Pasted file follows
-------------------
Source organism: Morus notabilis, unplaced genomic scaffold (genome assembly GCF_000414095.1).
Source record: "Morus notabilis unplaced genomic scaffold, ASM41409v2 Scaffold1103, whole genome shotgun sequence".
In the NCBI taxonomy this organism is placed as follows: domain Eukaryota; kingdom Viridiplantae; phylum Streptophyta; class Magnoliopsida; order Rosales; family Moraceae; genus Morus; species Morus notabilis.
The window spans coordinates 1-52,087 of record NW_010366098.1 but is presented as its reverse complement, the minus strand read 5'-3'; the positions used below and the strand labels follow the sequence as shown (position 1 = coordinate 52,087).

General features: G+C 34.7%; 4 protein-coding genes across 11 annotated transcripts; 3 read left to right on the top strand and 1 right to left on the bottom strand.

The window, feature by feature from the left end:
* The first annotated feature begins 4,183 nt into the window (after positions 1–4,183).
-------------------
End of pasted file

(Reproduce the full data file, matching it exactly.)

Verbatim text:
Source organism: Morus notabilis, unplaced genomic scaffold (genome assembly GCF_000414095.1).
Source record: "Morus notabilis unplaced genomic scaffold, ASM41409v2 Scaffold1103, whole genome shotgun sequence".
In the NCBI taxonomy this organism is placed as follows: domain Eukaryota; kingdom Viridiplantae; phylum Streptophyta; class Magnoliopsida; order Rosales; family Moraceae; genus Morus; species Morus notabilis.
The window spans coordinates 1-52,087 of record NW_010366098.1 but is presented as its reverse complement, the minus strand read 5'-3'; the positions used below and the strand labels follow the sequence as shown (position 1 = coordinate 52,087).

General features: G+C 34.7%; 4 protein-coding genes across 11 annotated transcripts; 3 read left to right on the top strand and 1 right to left on the bottom strand.

The window, feature by feature from the left end:
* The first annotated feature begins 4,183 nt into the window (after positions 1–4,183).